HELENA – Montana’s Fish and Wildlife Commission took the next step Thursday toward setting management priorities for the grizzly bear population in the Northern Continental Divide area.
Wildlife managers are working to be ready to take over managing the bears if the federal government decides to remove them from the list of threatened species. Leaders with Montana Fish, Wildlife and Parks said that process could begin as soon as this November or December.
“Good state management gives Montanans the most flexibility when it comes to how we manage these species,” said Dan Vermillion, the commission’s chair.
Commissioners voted to put forward population objectives as a proposed state rule. The objectives call for maintaining an active, healthy grizzly bear population throughout the Demographic Monitoring Area, a 16,000 square-mile region that includes Glacier National Park, the Bob Marshall Wilderness and large parts of the Rocky Mountain Front.
Biologists believe there are currently more than 1,000 grizzlies in the Northern Continental Divide area.
The population objectives were created as part of the multi-agency Northern Continental Divide Ecosystem Conservation Strategy. Putting them through the rulemaking process ensured that the public would have a chance to weigh in on the plan.
Fish and wildlife leaders say a draft version of the conservation strategy was produced and released for public comment in 2013, but revised in 2017 in response to updated science and public comments.
The updated objectives call for the state to manage the bears so there is a 90 percent chance that there are at least 800 in the Demographic Monitoring Area. Fish and wildlife said that would effectively mean managing for a population of about 1,000 grizzlies.
“When you manage for a population estimate, you know there’s always uncertainty around that,” said Cecily Costello, FWP’s research biologist for grizzly bears. “In this way, we’re taking into account the uncertainty as part of the process.”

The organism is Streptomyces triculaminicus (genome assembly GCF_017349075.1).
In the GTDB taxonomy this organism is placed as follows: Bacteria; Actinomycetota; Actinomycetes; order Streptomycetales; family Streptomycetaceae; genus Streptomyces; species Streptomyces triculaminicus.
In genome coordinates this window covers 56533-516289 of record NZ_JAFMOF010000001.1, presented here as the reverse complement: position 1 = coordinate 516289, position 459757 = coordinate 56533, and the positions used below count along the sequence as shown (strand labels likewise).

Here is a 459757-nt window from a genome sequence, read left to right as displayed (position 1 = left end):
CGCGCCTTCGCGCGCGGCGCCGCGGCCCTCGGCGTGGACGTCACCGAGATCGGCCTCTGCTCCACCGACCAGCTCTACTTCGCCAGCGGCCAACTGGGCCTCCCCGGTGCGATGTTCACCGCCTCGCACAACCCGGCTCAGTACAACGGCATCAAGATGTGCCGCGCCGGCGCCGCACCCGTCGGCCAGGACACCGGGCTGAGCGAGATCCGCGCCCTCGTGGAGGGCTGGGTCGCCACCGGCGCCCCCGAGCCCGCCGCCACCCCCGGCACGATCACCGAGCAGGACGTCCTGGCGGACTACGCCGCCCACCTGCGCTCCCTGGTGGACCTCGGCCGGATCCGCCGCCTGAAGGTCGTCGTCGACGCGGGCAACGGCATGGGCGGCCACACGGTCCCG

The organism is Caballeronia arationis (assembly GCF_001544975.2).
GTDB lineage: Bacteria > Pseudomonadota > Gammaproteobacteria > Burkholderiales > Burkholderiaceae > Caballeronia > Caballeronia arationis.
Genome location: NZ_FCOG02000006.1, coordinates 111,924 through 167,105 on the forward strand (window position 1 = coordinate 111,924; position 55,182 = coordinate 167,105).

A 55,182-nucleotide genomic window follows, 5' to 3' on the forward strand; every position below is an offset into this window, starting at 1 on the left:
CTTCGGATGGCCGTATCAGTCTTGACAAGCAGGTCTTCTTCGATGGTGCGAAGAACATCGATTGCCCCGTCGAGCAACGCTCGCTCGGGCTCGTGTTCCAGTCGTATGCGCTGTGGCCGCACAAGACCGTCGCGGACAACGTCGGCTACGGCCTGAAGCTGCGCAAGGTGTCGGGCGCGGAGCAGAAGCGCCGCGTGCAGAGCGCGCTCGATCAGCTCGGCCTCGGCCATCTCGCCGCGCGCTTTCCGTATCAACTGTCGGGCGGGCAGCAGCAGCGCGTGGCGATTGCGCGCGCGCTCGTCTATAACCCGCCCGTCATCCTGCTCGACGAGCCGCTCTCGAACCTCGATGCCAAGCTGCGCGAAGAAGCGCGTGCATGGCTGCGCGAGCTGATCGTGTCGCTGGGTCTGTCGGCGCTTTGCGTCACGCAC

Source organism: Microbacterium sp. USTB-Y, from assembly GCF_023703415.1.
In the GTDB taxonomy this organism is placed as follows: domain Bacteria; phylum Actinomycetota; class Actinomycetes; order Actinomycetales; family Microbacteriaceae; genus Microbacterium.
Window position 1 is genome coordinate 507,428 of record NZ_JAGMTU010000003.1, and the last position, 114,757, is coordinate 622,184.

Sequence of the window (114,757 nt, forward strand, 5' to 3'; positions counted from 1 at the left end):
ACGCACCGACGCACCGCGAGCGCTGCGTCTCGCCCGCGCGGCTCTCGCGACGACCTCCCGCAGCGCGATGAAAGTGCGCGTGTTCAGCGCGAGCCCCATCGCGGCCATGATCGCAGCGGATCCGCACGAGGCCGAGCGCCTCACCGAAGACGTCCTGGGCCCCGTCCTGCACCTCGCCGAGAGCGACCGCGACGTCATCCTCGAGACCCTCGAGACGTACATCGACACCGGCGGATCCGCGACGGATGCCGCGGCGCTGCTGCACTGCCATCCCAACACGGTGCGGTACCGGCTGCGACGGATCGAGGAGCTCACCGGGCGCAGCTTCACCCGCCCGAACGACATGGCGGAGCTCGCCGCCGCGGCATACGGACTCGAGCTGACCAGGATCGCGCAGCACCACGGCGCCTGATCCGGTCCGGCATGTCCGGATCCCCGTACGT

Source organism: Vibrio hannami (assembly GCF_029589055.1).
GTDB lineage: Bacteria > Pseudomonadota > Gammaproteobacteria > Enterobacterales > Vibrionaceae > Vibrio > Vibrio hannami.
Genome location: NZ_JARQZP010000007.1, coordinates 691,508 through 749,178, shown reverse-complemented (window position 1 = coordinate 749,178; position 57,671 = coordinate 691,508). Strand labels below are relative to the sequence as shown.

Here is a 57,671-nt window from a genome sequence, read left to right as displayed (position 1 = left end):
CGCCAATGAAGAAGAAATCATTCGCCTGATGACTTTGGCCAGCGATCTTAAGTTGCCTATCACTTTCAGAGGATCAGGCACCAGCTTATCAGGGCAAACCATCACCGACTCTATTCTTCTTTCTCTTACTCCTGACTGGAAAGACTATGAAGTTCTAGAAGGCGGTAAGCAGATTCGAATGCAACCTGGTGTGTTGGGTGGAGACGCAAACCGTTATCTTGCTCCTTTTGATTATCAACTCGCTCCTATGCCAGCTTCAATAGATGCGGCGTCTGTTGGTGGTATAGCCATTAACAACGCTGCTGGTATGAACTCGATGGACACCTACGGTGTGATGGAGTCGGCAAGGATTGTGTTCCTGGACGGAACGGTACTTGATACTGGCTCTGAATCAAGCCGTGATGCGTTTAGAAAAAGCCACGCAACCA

The objectives also encourage “connectivity,” or interaction between bears in the area under consideration and those in other habitats, like the Greater Yellowstone and Cabinet-Yaak ecosystems.
Costello said, currently, grizzly survival rates in the Northern Continental Divide Area are high enough that the state could meet the 90 percent threshold. However, she also noted that this year has seen the highest number of bears killed in collisions with vehicles.
Some members of the public questioned whether the proposed population of 800 bears was the appropriate goal. Glenn Horrock, volunteer president of the Gallatin Wilderness Association, pointed to a study that he said suggested a population of several hundred wasn’t enough to maintain stability.
“You’re building on a good scientific foundation, but I think this paper will help,” he said.
But Butch Gillespie, with the Marias River Livestock Association, raised concerns about the growing number of conflicts between bears and landowners, especially on the eastern edge of the grizzly’s range.
“As they increase up there, it’s just going to push more and more of them into the eastern part of Montana,” he said.
Despite their differences, most of the commenters thanked the commission for moving forward with the management proposal, and for giving people a chance to be heard.
“I think Montanans should be proud of this,” said Nick Gevock, conservation director for the Montana Wildlife Federation. “We did this together. Look at where we are with grizzly bears and where we were when they went on the list.”
Bill Schenk, an FWP attorney, said the agency will open 60 days of public comment on the proposed population objectives, starting Aug. 24. He said they are planning to hold public meetings in September or October, in Great Falls, Missoula, Kalispell and most likely in either Choteau or Shelby.